Nevado de Toluca (15,354′) is a bit out of the way, but worth the trip if you have an extra day or two.  It sits a couple hours west of Mexico City, while all the other peaks are east.  It’s easy to get to from Mexico City and provides a nice acclimatization hike with fun 3rd class scrambling and a couple 4th class rock climbing moves.  Holly and I climbed to the summit and circumnavigated the crater, a fun movement exercise over rock and talus.

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A perfect acclimatizing peak: La Melinche. Photo: Zeb Blais.

After Toluca, we headed east for 14,640′ La Melinche and 17,160′ Izta, as climbers typically abbreviate it.  Although, the climbing is not very technical on either of these peaks the views are spectacular and the flow of the climbing keeps it fun.

Izta from the trailhead. Photo: Zeb Blais.

Izta from the trailhead. Photo: Zeb Blais.

Popocatepetl, Mexico’s second highest peak after Orizaba, is hyperactive and has a constant tower of smoke rising from it’s smoldering caldera. In the early morning hours of the climb on Izta, the orange blaze from the lava illuminates the smoke.  It’s worth the climb just for that view!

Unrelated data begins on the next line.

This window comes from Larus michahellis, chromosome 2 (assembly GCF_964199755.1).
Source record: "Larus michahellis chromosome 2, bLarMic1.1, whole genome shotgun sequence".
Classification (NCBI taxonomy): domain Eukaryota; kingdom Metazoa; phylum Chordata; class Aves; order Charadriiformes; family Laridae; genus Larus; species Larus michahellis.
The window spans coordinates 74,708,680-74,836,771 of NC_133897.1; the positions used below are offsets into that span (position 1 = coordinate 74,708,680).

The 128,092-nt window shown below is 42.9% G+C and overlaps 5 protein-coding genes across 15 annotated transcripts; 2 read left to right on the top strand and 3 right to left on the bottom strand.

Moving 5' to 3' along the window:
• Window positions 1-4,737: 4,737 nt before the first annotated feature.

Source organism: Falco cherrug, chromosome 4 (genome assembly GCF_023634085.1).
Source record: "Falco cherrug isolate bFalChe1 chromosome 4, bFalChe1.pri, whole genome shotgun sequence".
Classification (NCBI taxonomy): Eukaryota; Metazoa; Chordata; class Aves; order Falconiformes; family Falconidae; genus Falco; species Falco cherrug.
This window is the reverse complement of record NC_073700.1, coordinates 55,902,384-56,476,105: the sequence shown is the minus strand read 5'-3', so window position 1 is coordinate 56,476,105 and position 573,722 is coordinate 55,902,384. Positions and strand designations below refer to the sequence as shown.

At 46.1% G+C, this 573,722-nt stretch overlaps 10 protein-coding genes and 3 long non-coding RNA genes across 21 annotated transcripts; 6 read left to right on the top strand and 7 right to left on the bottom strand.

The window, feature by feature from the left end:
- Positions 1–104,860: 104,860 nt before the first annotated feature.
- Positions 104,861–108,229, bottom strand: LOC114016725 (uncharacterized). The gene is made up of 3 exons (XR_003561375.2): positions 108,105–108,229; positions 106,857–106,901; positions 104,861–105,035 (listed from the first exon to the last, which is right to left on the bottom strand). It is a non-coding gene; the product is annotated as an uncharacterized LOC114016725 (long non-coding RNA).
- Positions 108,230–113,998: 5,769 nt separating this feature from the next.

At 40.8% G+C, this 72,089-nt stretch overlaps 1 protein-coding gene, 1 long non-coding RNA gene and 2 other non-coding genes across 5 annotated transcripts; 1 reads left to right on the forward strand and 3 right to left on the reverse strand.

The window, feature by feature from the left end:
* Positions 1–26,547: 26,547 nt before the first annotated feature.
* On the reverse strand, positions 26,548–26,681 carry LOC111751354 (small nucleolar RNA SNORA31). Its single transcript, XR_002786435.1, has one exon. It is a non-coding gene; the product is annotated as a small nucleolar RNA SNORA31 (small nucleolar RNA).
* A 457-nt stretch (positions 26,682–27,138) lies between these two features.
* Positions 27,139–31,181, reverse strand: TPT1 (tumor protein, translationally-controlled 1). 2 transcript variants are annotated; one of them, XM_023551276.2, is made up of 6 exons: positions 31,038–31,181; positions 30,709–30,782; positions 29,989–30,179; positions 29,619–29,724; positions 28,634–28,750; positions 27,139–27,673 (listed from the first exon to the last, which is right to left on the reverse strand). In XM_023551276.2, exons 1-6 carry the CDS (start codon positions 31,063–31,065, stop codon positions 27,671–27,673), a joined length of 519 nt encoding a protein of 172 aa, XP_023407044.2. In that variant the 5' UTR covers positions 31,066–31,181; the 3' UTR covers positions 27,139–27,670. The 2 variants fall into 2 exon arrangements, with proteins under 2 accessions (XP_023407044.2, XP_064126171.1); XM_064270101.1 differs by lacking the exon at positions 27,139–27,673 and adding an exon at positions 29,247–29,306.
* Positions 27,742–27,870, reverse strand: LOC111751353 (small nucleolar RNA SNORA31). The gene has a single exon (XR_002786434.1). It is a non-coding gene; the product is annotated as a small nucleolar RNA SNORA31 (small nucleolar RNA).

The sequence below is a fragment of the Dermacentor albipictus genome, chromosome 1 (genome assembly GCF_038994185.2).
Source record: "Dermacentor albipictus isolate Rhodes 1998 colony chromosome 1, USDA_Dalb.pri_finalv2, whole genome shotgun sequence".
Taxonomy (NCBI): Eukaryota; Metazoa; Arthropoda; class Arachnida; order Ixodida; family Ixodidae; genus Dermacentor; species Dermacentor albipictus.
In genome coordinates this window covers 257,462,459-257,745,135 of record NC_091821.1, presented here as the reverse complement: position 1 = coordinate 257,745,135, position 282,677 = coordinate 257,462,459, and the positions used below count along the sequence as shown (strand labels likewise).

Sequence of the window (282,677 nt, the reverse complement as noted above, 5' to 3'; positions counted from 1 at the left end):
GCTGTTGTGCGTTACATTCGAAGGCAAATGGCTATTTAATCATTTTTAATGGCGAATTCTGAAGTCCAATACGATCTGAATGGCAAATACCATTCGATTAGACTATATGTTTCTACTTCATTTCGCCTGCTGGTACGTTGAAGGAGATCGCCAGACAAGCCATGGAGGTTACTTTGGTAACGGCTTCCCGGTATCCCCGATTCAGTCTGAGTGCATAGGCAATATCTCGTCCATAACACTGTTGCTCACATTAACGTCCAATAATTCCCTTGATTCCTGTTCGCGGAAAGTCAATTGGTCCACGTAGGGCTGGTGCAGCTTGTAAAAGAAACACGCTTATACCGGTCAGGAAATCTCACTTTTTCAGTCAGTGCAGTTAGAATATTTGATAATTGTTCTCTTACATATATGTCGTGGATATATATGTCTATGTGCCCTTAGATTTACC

Lava lights up the smoke pouring out of Popocatepetl. Photo: Zeb Blais.

Lava lights up the smoke pouring out of Popocatepetl. Photo: Zeb Blais.

Despite the roller-coaster ride of multiple false summits on Izta, the climbing is really enjoyable.  The terrain is constantly changing and if the mountain isn’t engulfed in clouds the views are spectacular from every point.

A friendly Izta local.  She followed us up to the top!

A friendly Izta local looks back at smoking Popotepetl. She followed us all the way to the top! Photo: Zeb Blais.

The true summit of Izta is just a handful of false summits away.  Photo: Zeb Blais.

The true summit of Izta is just a handful of false summits away. Photo: Zeb Blais.

With a few high altitude peaks under out belts, Holly and I made our way to the final destination: Pico De Orizaba. Orizaba, understandably altered to a gringo-friendly, pronounceable form from it’s native name of Citlaltepetl, stands at 18,491′.  This stat is according to Mexico’s Instituto Nacional de Estadística y Geografía.  Others, claim it is lower or higher, but the bottom line is it’s a long way up there.